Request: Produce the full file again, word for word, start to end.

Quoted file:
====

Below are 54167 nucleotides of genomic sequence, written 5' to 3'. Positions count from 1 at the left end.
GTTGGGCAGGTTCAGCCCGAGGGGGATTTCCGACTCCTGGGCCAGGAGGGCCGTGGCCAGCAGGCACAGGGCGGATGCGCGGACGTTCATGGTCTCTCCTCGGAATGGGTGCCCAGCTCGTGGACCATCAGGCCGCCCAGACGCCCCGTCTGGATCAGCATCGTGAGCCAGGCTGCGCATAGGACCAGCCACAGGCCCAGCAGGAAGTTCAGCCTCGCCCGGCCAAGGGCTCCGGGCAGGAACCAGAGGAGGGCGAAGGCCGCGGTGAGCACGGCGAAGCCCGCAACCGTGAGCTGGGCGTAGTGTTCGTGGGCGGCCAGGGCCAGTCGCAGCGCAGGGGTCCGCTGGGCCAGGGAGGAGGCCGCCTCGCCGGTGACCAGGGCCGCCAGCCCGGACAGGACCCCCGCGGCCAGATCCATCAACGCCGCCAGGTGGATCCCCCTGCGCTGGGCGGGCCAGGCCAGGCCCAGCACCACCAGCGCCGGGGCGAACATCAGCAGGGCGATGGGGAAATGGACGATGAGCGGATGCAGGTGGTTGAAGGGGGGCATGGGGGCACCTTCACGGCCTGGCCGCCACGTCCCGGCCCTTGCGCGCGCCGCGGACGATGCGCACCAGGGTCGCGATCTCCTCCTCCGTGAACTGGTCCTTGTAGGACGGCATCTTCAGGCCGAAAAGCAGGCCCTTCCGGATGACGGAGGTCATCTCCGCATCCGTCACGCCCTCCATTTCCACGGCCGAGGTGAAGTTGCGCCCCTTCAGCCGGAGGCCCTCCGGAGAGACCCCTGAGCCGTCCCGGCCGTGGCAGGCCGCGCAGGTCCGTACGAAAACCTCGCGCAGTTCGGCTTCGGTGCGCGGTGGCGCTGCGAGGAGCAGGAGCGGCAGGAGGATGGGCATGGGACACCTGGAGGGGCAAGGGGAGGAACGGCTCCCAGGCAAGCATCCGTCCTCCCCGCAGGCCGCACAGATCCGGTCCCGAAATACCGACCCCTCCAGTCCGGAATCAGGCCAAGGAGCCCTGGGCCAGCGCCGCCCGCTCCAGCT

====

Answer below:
Below are 54167 nucleotides of genomic sequence, written 5' to 3'. Positions count from 1 at the left end.
GTTGGGCAGGTTCAGCCCGAGGGGGATTTCCGACTCCTGGGCCAGGAGGGCCGTGGCCAGCAGGCACAGGGCGGATGCGCGGACGTTCATGGTCTCTCCTCGGAATGGGTGCCCAGCTCGTGGACCATCAGGCCGCCCAGACGCCCCGTCTGGATCAGCATCGTGAGCCAGGCTGCGCATAGGACCAGCCACAGGCCCAGCAGGAAGTTCAGCCTCGCCCGGCCAAGGGCTCCGGGCAGGAACCAGAGGAGGGCGAAGGCCGCGGTGAGCACGGCGAAGCCCGCAACCGTGAGCTGGGCGTAGTGTTCGTGGGCGGCCAGGGCCAGTCGCAGCGCAGGGGTCCGCTGGGCCAGGGAGGAGGCCGCCTCGCCGGTGACCAGGGCCGCCAGCCCGGACAGGACCCCCGCGGCCAGATCCATCAACGCCGCCAGGTGGATCCCCCTGCGCTGGGCGGGCCAGGCCAGGCCCAGCACCACCAGCGCCGGGGCGAACATCAGCAGGGCGATGGGGAAATGGACGATGAGCGGATGCAGGTGGTTGAAGGGGGGCATGGGGGCACCTTCACGGCCTGGCCGCCACGTCCCGGCCCTTGCGCGCGCCGCGGACGATGCGCACCAGGGTCGCGATCTCCTCCTCCGTGAACTGGTCCTTGTAGGACGGCATCTTCAGGCCGAAAAGCAGGCCCTTCCGGATGACGGAGGTCATCTCCGCATCCGTCACGCCCTCCATTTCCACGGCCGAGGTGAAGTTGCGCCCCTTCAGCCGGAGGCCCTCCGGAGAGACCCCTGAGCCGTCCCGGCCGTGGCAGGCCGCGCAGGTCCGTACGAAAACCTCGCGCAGTTCGGCTTCGGTGCGCGGTGGCGCTGCGAGGAGCAGGAGCGGCAGGAGGATGGGCATGGGACACCTGGAGGGGCAAGGGGAGGAACGGCTCCCAGGCAAGCATCCGTCCTCCCCGCAGGCCGCACAGATCCGGTCCCGAAATACCGACCCCTCCAGTCCGGAATCAGGCCAAGGAGCCCTGGGCCAGCGCCGCCCGCTCCAGCT